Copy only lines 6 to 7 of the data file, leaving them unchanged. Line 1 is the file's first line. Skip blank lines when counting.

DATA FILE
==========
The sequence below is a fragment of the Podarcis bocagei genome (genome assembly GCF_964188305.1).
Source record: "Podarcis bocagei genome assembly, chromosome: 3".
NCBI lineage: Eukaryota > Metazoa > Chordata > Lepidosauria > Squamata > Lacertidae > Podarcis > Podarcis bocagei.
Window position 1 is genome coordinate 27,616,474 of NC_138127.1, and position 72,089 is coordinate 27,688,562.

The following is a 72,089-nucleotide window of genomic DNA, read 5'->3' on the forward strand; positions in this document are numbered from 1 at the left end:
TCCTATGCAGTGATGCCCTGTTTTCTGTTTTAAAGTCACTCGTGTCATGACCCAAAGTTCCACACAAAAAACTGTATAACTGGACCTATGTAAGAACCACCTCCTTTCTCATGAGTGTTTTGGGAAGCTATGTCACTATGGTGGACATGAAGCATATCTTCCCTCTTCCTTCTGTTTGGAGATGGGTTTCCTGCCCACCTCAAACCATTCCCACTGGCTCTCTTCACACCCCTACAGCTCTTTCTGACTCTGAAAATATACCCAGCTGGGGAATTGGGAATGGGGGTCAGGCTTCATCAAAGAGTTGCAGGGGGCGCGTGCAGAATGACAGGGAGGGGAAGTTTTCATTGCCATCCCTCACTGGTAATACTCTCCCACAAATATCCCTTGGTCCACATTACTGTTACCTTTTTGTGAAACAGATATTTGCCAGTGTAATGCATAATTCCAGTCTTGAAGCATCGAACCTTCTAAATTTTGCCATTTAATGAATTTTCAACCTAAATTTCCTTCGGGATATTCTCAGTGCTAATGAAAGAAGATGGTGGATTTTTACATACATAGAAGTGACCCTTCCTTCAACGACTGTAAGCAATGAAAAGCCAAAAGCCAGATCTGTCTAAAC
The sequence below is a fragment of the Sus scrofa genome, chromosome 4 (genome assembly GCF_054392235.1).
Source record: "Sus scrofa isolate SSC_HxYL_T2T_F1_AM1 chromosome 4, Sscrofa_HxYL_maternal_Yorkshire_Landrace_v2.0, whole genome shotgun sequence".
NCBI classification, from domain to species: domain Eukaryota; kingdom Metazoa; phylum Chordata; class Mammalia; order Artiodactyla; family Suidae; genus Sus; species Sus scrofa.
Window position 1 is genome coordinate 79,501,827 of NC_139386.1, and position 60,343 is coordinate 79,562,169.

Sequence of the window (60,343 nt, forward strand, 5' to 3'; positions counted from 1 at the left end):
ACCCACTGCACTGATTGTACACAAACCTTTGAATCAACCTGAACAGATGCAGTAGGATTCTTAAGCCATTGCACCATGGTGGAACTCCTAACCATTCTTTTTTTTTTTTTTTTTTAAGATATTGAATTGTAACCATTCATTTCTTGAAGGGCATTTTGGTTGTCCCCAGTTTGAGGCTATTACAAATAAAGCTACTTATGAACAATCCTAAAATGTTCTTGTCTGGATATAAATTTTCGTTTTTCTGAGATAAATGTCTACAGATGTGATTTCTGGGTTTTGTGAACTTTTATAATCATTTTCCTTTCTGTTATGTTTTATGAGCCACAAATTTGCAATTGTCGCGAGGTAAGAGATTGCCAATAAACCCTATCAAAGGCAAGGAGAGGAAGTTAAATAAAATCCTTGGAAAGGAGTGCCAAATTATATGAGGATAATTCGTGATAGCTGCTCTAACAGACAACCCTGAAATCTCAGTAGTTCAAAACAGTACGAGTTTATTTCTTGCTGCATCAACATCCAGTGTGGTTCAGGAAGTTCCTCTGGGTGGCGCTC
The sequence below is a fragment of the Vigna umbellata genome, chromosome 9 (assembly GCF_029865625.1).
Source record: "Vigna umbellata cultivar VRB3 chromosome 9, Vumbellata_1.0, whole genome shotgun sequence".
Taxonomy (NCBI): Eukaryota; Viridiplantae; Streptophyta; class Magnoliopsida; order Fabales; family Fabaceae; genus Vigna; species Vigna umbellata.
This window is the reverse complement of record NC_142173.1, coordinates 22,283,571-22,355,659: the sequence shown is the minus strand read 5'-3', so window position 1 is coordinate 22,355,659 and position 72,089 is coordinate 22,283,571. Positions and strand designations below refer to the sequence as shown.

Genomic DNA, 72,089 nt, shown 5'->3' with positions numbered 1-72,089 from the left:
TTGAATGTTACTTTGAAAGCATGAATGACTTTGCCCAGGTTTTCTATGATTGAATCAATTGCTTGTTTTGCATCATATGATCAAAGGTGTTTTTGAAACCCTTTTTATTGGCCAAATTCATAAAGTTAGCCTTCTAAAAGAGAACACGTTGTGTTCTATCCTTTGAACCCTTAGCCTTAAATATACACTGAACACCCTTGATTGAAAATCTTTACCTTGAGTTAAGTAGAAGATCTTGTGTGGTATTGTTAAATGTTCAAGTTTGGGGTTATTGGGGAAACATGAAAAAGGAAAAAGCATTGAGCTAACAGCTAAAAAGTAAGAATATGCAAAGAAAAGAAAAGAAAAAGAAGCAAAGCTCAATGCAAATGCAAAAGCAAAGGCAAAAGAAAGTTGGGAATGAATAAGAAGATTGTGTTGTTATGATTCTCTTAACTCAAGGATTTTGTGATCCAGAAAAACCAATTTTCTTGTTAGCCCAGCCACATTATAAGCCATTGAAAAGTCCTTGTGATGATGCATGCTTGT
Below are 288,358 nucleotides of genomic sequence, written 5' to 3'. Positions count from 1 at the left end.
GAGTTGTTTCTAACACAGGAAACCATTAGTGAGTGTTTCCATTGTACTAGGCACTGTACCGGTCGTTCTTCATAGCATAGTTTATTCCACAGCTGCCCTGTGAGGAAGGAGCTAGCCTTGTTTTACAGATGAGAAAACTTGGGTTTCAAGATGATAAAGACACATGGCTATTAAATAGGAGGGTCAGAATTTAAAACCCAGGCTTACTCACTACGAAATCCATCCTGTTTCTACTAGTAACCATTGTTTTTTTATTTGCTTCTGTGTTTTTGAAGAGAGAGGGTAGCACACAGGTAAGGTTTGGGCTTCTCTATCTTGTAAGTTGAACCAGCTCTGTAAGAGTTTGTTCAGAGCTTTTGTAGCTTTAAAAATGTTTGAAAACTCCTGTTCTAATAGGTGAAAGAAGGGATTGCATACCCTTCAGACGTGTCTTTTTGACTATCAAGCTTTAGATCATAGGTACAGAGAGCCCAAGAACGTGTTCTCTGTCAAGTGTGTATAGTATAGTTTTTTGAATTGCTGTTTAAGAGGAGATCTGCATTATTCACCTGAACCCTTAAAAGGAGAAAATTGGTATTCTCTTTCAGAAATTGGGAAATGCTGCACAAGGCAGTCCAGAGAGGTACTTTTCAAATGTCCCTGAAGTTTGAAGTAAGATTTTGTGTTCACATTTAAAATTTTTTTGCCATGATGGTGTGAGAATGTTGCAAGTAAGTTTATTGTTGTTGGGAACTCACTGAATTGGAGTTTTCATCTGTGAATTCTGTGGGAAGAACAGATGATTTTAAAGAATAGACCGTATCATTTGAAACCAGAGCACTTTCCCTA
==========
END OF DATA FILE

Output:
TCCTATGCAGTGATGCCCTGTTTTCTGTTTTAAAGTCACTCGTGTCATGACCCAAAGTTCCACACAAAAAACTGTATAACTGGACCTATGTAAGAACCACCTCCTTTCTCATGAGTGTTTTGGGAAGCTATGTCACTATGGTGGACATGAAGCATATCTTCCCTCTTCCTTCTGTTTGGAGATGGGTTTCCTGCCCACCTCAAACCATTCCCACTGGCTCTCTTCACACCCCTACAGCTCTTTCTGACTCTGAAAATATACCCAGCTGGGGAATTGGGAATGGGGGTCAGGCTTCATCAAAGAGTTGCAGGGGGCGCGTGCAGAATGACAGGGAGGGGAAGTTTTCATTGCCATCCCTCACTGGTAATACTCTCCCACAAATATCCCTTGGTCCACATTACTGTTACCTTTTTGTGAAACAGATATTTGCCAGTGTAATGCATAATTCCAGTCTTGAAGCATCGAACCTTCTAAATTTTGCCATTTAATGAATTTTCAACCTAAATTTCCTTCGGGATATTCTCAGTGCTAATGAAAGAAGATGGTGGATTTTTACATACATAGAAGTGACCCTTCCTTCAACGACTGTAAGCAATGAAAAGCCAAAAGCCAGATCTGTCTAAAC
The sequence below is a fragment of the Sus scrofa genome, chromosome 4 (genome assembly GCF_054392235.1).